There is a tsunami of innovation happening in the legal space right now. The problem is none of it is being directed towards improving the way the decisions of judges in the English courts are made accessible to the wider public.
Open data, process, service-design
The supply chain that carries judgments from the bench to the wider public is out-dated, complicated and needlessly expensive. This project aims to understand each link of that supply chain and make recommendations as to how it might be improved.
Common law systems depend on the existence of mechanisms that make it possible to accurately ascertain the content of judge-made law. That mechanism has historically been provided by law reporters, who monitor the courts and report cases that have the effect of creating new law or modifying existing law.
Digital publishing has made it theoretically possible to make all judgments available to the public for free at the point of access. The formation of the British and Irish Legal Information Institute (BAILII) was game-changing — they have opened access to a vast collection of case law that would have otherwise only been accessible on expensive subscription databases.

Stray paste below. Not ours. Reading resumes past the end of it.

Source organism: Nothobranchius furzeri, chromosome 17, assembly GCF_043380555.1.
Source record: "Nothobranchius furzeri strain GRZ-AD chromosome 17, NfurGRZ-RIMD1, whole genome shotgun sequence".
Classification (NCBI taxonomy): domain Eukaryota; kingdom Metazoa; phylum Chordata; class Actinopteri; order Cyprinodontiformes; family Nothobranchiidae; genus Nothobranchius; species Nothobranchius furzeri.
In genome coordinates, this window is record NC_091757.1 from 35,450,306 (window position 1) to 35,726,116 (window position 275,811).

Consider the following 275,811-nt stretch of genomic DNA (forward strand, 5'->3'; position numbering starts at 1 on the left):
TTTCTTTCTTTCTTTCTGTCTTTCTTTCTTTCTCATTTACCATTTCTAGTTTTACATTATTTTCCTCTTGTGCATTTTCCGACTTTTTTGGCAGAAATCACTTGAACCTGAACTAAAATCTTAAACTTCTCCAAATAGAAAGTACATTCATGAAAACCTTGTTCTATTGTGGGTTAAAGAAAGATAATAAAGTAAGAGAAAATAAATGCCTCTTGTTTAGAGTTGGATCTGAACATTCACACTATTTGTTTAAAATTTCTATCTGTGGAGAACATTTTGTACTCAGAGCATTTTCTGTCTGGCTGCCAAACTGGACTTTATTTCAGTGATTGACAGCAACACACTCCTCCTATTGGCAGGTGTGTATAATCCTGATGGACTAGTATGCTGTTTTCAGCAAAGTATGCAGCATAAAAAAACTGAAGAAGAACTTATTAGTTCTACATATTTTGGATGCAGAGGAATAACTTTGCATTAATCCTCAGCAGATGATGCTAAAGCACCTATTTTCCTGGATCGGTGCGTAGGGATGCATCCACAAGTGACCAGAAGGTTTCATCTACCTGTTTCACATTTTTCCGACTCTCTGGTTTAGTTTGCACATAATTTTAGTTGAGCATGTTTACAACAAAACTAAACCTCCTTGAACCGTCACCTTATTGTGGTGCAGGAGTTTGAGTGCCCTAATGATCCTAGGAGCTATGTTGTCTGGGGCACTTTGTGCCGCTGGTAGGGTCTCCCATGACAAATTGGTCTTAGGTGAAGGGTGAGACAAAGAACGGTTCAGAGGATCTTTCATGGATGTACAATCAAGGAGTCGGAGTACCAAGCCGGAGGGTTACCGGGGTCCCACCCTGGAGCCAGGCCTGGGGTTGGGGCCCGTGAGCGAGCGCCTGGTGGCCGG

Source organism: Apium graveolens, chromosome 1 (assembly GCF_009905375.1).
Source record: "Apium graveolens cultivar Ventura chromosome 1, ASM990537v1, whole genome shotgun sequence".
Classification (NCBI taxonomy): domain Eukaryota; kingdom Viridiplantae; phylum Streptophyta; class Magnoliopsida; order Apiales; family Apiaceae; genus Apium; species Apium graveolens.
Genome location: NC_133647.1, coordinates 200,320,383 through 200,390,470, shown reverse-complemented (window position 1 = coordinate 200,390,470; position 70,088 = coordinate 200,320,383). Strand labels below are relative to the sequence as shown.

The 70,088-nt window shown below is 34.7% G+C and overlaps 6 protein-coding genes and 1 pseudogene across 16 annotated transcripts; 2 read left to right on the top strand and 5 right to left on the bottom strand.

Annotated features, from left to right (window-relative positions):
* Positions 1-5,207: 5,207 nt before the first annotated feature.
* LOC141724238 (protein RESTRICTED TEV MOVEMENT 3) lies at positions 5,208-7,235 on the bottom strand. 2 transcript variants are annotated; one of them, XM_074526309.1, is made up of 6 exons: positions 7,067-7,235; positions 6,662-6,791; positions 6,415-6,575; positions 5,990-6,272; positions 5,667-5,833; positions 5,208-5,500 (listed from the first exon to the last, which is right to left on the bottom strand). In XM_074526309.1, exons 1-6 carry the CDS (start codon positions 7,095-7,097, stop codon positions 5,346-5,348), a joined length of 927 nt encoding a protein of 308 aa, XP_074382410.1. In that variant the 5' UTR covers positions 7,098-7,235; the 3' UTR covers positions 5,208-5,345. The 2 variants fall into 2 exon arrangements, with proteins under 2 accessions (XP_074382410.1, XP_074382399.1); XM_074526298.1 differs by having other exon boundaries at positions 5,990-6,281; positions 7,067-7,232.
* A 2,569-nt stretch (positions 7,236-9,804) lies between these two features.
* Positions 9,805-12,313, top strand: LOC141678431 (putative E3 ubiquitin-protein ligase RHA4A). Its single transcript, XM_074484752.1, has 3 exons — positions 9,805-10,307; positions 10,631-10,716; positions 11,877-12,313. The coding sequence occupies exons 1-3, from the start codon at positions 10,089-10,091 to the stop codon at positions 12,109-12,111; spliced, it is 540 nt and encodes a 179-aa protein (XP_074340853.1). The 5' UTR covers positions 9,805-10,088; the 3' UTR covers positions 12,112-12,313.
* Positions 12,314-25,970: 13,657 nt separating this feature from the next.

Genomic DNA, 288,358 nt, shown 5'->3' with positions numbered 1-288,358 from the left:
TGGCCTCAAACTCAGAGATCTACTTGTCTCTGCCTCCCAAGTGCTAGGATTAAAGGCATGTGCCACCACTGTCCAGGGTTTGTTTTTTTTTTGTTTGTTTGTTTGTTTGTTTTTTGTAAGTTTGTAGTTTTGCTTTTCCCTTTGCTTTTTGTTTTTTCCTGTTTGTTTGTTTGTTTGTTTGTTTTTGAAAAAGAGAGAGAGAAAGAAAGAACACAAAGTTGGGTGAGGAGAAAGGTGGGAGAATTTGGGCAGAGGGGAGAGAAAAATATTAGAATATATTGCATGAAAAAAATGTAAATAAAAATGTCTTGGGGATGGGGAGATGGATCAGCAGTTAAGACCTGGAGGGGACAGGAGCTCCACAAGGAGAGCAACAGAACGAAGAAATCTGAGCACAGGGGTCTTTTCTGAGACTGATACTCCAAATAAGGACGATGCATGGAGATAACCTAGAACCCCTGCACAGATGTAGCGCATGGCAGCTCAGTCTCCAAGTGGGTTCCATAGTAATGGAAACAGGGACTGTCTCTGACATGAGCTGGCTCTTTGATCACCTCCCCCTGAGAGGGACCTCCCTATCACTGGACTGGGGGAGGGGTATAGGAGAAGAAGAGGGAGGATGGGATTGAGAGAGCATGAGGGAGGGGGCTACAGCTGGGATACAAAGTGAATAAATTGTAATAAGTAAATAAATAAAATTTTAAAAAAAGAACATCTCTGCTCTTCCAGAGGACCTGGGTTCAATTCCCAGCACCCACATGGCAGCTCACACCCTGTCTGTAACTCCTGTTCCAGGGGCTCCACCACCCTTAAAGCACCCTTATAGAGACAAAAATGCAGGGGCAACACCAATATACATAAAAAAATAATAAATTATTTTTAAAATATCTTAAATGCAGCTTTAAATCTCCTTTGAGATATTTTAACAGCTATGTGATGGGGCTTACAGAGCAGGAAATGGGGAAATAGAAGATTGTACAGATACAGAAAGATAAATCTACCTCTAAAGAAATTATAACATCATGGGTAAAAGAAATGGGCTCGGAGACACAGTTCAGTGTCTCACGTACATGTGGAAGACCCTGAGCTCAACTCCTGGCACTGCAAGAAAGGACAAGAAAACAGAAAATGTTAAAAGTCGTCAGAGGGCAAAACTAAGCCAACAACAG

Notwithstanding the considerable advances made by BAILII, the open law apparatus in the UK still suffers from three major weakness.
Gaps in coverage: there are too many gaps in the legacy case law archive and there are too many gaps in ongoing coverage of new judgments, especially those that are given extempore. There is still a vast amount of retrospective and prospective material that can only be accessed via paid subscription services.
Sustainability: plenty of people use BAILII, but very few of them make donations to help BAILII raise enough financial resource to pursue product development projects and to ensure their ability to operate long into the future.
No platform for experimentation or third-party development: BAILII doesn't have a public API, for understandable reasons. Third-party innovation has stalled because it is incredibly difficult to acquire access to the text of the cases.
Devising a way forward requires a comprehensive understanding of how the existing system works. The purpose of Friction is to provide an authoritative account of the way judgment dissemination current works in the United Kingdom and the ways in which it could be improved.
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